I'm in the process of reading Modern Engineering for Design of Liquid Propellant Rocket Engines and am stuck on this one example given in chapter 4 on the calculations for the cooling system around a thrust chamber. Here is a direct quote from the textbook:

Since there is no solid deposit on the chamber walls, an average gas-side wall temperature of $1500^{\circ}\text{ R}$ is assumed, and a $T_{wg}/(T_c)_{\text{ns}}$ value of $1500/5740$ or $0.26$ is used to determine the $\sigma$ values from Fig. 4-28.

For a little bit of context, the problem asks to calculate the overall gas-side thermal conductance value $h_g$ for an engine that uses $\text{LOX}$ and $\text{LH}_2$ by using Bartz equation

$$h_g=\frac {0.026}{D_t^{0.2}}\left(\frac {\mu^{0.2}C_p}{\operatorname{Pr}^{0.6}}\right)_{\text{ns}}\left(\frac {(p_c)_{\text{ns}}g}{c^*}\right)^{0.8}\left(\frac {D_t}R\right)^{0.1}\left(\frac {A_t}A\right)^{0.9}\sigma$$

Where $\sigma$ is another complicated expression that makes use of the $T_{wg}/(T_c)_{\text{ns}}$ ratio mentioned in the excerpt above. And the variable $T_{wg}$ is the temperature of the side of the wall around the combustion chamber that interfaces with the hot combustion gases.

I'm having a hard time digesting the part where the authors just assumed that the side of the wall that interfaces with the hot combustion gases would be $1500^{\circ}\text{ R}$. What made them choose that value?

Does anybody know of any resources or equations that would allow one to predict the value of $T_{wg}$ or roughly approximate it instead of using sheer guess-work? The authors mention it as if they pulled the number out of thin air.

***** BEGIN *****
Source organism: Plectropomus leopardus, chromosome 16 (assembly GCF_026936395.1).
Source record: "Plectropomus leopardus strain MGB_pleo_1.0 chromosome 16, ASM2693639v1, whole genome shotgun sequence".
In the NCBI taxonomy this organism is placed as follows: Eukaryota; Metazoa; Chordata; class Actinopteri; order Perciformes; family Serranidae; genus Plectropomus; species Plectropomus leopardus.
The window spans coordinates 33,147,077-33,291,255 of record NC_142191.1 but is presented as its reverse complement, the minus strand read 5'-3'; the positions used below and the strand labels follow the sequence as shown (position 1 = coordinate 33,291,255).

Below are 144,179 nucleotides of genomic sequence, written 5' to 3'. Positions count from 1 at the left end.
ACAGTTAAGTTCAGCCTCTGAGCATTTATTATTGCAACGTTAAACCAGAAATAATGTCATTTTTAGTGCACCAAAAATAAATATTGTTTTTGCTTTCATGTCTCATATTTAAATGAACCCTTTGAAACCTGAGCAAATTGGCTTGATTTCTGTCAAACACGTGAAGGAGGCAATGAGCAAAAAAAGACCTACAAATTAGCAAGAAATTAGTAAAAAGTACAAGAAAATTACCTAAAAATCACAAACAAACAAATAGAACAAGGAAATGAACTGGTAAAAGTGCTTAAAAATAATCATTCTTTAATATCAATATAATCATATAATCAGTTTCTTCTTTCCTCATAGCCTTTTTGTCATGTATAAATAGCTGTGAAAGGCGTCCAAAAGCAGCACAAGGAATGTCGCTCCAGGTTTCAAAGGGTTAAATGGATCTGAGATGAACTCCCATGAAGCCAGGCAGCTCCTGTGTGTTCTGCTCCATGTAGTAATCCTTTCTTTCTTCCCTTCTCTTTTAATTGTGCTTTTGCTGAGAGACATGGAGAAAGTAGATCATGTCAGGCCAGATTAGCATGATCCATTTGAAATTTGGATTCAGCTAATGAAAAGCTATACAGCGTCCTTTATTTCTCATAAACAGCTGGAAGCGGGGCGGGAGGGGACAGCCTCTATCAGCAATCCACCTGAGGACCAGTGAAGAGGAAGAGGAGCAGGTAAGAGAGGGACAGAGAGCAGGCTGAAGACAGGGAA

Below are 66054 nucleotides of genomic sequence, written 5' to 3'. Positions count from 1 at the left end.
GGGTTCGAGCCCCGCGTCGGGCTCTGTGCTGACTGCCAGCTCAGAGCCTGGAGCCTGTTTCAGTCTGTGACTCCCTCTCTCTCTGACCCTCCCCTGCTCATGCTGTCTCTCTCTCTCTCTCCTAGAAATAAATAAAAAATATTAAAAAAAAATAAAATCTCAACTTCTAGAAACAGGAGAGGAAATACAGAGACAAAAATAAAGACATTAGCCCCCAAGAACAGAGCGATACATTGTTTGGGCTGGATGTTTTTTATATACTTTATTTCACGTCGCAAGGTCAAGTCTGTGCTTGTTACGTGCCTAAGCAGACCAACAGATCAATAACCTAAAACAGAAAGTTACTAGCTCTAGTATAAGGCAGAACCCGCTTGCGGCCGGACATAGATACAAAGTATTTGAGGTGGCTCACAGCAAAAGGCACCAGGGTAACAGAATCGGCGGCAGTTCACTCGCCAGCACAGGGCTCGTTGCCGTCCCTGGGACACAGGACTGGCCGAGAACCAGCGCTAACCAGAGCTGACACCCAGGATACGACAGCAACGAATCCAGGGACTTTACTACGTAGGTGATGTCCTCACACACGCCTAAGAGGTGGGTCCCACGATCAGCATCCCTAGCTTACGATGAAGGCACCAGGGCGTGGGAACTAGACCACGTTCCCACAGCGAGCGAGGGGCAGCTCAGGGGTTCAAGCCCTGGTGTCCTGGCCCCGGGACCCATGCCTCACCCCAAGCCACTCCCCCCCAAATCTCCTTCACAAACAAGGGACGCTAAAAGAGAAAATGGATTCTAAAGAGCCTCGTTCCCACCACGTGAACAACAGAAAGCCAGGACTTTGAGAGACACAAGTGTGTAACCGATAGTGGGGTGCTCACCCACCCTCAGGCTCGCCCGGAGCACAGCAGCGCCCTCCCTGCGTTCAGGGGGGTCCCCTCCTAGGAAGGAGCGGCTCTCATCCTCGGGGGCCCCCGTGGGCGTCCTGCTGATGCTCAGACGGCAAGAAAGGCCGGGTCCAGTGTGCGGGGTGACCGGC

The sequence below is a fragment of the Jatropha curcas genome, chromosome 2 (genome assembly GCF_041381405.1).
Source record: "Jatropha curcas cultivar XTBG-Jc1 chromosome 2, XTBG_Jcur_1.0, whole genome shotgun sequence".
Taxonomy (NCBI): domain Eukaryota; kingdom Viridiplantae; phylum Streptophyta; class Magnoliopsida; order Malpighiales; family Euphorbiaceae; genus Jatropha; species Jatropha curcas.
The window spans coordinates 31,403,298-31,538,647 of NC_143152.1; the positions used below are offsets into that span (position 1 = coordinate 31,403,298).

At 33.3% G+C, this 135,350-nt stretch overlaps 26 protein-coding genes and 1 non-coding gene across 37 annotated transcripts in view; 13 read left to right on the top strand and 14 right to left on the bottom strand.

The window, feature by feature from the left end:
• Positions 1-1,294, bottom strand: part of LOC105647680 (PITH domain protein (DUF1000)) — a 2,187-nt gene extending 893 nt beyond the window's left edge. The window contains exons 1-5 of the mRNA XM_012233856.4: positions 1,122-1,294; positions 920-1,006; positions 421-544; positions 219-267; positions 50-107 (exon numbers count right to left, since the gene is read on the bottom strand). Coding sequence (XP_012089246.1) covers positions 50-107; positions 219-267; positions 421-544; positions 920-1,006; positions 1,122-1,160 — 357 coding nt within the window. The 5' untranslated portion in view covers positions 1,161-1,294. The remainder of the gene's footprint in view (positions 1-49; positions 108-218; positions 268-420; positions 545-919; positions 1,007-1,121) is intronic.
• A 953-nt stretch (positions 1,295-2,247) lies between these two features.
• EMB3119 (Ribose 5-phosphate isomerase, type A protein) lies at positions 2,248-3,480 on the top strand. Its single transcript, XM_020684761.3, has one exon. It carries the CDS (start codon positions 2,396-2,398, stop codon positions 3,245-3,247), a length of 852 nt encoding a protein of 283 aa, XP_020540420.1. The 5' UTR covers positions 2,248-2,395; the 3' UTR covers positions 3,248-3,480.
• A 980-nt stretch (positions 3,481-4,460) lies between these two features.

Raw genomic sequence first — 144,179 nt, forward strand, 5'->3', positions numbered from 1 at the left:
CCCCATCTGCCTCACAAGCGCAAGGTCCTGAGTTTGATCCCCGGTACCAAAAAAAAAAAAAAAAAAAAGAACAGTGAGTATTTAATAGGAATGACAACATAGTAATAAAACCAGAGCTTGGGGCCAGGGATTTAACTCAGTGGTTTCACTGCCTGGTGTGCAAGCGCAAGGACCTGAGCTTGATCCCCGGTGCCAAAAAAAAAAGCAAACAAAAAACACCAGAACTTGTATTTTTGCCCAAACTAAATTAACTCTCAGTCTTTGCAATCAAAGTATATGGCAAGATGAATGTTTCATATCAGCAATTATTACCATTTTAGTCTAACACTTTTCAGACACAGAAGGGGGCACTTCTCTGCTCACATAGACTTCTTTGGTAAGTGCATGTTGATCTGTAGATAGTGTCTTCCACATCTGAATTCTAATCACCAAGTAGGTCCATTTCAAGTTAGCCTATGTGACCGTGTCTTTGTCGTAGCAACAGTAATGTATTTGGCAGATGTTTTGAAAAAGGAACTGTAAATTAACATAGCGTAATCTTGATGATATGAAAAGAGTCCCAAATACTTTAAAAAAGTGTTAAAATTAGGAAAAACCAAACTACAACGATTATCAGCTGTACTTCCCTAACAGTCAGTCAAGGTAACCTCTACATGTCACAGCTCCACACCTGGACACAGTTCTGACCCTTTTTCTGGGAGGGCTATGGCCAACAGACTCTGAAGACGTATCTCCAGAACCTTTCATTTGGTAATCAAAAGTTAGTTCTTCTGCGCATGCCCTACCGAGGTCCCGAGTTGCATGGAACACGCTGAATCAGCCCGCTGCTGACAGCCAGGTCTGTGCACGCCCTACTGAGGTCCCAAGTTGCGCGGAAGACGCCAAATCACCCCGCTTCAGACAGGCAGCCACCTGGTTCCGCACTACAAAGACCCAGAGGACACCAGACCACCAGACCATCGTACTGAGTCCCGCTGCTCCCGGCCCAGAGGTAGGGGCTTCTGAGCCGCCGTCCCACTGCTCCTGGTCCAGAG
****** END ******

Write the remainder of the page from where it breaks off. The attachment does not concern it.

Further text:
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    $\begingroup$ Looking at the supporting doc, I agree that the 1500 deg R is a design temperature for inconel X use in an axial flow regeneratively cooled engine. This looks to be for the thrust chamber walls. Design temperature for the throat region was some 200 deg R lower due to higher stresses there. The throat region controlled the desgn most often. I did work with Bartz while he was at NASA and at another company he joined after leaving NASA. LOL, Could contact him to ask any followup questions. AFAIK he is still around. $\endgroup$
    – tckosvic
    Aug 13, 2022 at 20:21
  • $\begingroup$ Bartz was most well know for: scribd.com/document/398243463/… for estimating throat heat transfer coefficients easily. $\endgroup$
    – tckosvic
    Aug 13, 2022 at 21:04

1 Answer 1


It's definitely not clear or stated explicitly, but I think that the 1500 deg R is a design goal, i.e. the cooling for the chamber will be designed such that the wall temp doesn't exceed approximately that value.

Some support for this idea is given further on in the book on page 111 (this is the 2nd edition, available at NTRS) where it says:

To avoid the "hot shortness" or low-ductility properties of Inconel X in the range 1200 deg - 1400 deg F, the mean temperature of the tube wall must be kept under 1000 deg F (or 1460 deg R).

  • $\begingroup$ I scrolled further down and see what you mean! That certainly clears things up - hadn't gotten there yet haha. Thanks for the help :) $\endgroup$
    – Frank W
    Aug 13, 2022 at 1:39

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